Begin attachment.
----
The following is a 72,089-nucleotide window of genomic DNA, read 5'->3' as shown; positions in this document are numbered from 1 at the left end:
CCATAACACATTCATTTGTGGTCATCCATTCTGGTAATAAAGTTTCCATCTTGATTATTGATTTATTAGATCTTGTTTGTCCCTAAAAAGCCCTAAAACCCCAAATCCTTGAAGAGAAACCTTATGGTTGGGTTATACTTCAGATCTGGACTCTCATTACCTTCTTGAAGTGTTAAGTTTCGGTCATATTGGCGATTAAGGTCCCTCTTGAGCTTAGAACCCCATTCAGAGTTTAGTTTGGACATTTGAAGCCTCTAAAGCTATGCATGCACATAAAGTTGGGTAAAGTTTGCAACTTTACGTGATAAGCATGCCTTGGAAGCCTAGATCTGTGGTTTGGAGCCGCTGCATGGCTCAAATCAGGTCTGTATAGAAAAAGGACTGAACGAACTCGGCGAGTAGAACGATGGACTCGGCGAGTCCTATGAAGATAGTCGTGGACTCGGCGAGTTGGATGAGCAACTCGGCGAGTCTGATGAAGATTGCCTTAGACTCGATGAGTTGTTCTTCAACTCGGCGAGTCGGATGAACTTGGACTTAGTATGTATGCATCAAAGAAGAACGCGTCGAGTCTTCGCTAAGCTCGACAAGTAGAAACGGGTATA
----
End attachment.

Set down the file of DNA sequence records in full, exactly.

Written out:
The following is a 72,089-nucleotide window of genomic DNA, read 5'->3' as shown; positions in this document are numbered from 1 at the left end:
CCATAACACATTCATTTGTGGTCATCCATTCTGGTAATAAAGTTTCCATCTTGATTATTGATTTATTAGATCTTGTTTGTCCCTAAAAAGCCCTAAAACCCCAAATCCTTGAAGAGAAACCTTATGGTTGGGTTATACTTCAGATCTGGACTCTCATTACCTTCTTGAAGTGTTAAGTTTCGGTCATATTGGCGATTAAGGTCCCTCTTGAGCTTAGAACCCCATTCAGAGTTTAGTTTGGACATTTGAAGCCTCTAAAGCTATGCATGCACATAAAGTTGGGTAAAGTTTGCAACTTTACGTGATAAGCATGCCTTGGAAGCCTAGATCTGTGGTTTGGAGCCGCTGCATGGCTCAAATCAGGTCTGTATAGAAAAAGGACTGAACGAACTCGGCGAGTAGAACGATGGACTCGGCGAGTCCTATGAAGATAGTCGTGGACTCGGCGAGTTGGATGAGCAACTCGGCGAGTCTGATGAAGATTGCCTTAGACTCGATGAGTTGTTCTTCAACTCGGCGAGTCGGATGAACTTGGACTTAGTATGTATGCATCAAAGAAGAACGCGTCGAGTCTTCGCTAAGCTCGACAAGTAGAAACGGGTATA